Article: article from journal or magazin.
Life-threatening vascular complications after central venous catheter placement.
Wicky, S Meuwly, J-Y Doenz, F Uske, A Schnyder, P Denys, A Germany European radiology Eur Radiol. 2002 Apr;12(4):901-7. Epub 2001 Aug 28. --- Old month value: Apr
The purpose of this retrospective study was to report 11 cases of severe vascular complications after central venous catheter misplacement. For each patient, data collection included body mass index, the diagnosis at admission, the site of the procedure, the type of catheter, coagulation parameters, the imaging modalities performed and the applied treatment. Eight patients had a lesion of the subclavian artery. Brachiocephalic vein perforations were assessed in three more patients. All patients had a chest roentgenogram after the procedure, six a CT examination, and four an angiographic procedure. Seven patients had a body mass index above 30, and 5 patients had coagulation disorders prior to the procedure. Seven patients were conservatively managed, 2 patients died despite resuscitation, 1 patient was treated with a stent graft, and one by superselective embolization. Subclavian or jugular vein temporary catheter positioning is a practical approach. Identification of any iatrogenic perforation of the subclavian artery or central veins urges obtaining a chest roentgenogram and, when required, a chest CT, selective angiograms or venograms. Body mass index superior to 30, previous unsuccessful catheterization attempts, and coagulation factor depletion seemed to account for risk factors. Recognition of clinical and radiological complications is mandatory.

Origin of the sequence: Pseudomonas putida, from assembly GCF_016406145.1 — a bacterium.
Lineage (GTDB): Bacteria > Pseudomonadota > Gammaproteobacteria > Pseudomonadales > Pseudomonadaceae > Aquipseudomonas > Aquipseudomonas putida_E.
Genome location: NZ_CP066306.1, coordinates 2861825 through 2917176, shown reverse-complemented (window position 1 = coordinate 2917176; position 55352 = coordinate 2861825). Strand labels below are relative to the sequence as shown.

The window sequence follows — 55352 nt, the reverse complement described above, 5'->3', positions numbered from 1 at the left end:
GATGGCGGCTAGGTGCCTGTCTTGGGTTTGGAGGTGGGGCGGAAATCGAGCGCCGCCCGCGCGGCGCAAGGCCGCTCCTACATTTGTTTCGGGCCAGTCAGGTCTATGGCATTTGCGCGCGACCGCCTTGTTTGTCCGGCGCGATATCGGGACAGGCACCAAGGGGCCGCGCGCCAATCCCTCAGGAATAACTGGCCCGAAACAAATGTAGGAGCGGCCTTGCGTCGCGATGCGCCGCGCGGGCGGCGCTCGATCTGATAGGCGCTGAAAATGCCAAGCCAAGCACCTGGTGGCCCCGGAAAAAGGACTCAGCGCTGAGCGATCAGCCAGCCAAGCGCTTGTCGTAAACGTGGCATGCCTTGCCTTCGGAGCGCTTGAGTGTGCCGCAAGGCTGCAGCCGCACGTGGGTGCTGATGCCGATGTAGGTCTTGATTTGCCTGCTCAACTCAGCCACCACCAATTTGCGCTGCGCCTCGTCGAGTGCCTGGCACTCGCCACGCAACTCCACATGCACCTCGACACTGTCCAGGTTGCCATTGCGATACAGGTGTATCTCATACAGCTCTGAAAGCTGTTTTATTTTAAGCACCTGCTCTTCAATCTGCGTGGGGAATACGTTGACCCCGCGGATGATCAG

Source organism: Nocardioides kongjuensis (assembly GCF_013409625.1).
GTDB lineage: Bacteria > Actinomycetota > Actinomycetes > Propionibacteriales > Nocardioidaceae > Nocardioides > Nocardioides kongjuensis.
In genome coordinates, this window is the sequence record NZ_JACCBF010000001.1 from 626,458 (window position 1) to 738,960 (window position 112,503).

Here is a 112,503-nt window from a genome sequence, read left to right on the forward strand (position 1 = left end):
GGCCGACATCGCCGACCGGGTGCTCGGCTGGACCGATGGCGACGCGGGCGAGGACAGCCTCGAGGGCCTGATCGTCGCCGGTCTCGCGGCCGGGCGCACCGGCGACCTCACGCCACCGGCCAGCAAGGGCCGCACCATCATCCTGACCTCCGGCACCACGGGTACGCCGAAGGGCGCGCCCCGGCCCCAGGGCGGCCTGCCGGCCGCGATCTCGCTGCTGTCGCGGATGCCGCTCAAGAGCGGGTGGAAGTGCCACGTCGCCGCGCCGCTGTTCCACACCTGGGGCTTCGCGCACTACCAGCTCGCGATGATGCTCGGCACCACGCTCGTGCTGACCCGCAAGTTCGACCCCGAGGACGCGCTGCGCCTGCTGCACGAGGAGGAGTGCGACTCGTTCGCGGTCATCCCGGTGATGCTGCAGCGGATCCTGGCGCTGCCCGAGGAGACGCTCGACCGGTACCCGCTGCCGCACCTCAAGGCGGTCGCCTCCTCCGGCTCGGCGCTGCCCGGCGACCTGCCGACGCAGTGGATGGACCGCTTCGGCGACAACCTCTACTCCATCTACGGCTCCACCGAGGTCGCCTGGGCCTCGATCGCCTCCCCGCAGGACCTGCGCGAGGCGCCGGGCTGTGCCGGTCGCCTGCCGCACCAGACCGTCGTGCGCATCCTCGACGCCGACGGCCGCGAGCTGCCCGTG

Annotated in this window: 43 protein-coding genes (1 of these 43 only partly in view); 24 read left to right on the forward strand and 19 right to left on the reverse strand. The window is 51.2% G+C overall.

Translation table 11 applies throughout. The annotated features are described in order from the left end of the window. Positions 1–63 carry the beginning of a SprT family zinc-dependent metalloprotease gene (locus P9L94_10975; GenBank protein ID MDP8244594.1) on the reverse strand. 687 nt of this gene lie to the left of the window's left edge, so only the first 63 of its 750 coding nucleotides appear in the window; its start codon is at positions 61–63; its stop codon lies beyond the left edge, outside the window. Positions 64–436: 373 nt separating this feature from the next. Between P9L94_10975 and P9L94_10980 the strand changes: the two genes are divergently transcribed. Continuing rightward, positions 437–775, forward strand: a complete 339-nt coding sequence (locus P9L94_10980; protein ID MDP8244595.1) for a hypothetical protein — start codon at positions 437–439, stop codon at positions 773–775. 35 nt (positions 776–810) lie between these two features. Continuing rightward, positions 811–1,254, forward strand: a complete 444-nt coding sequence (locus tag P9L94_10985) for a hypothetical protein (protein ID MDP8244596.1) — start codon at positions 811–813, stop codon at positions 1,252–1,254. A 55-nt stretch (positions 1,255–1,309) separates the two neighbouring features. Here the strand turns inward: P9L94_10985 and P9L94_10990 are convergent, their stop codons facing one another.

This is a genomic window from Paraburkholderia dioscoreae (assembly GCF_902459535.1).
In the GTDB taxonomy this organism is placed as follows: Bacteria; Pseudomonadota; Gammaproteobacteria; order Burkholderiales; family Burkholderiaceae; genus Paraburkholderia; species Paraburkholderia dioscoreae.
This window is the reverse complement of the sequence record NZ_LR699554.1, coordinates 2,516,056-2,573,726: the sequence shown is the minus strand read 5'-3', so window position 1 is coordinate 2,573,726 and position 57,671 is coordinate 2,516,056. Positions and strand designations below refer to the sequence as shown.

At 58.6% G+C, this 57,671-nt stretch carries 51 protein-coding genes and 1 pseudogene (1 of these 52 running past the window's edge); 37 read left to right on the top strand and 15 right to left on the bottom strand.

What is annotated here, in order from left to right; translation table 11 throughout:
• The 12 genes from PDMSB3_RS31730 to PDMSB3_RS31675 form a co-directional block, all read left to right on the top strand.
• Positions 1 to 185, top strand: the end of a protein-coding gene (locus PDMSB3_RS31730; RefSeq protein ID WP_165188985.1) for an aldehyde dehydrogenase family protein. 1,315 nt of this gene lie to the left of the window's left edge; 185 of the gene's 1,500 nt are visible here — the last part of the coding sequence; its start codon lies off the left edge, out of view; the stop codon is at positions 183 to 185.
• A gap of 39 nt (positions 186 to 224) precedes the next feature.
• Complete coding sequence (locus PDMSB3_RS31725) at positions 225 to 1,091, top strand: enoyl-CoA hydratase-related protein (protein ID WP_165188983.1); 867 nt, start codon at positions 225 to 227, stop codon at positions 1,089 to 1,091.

Adult, Aged, Aged, 80 and over, Brachiocephalic Veins, Catheterization, Central Venous, Catheterization, Swan-Ganz, Female, Humans, Male, Middle Aged, Retrospective Studies, Subclavian Artery
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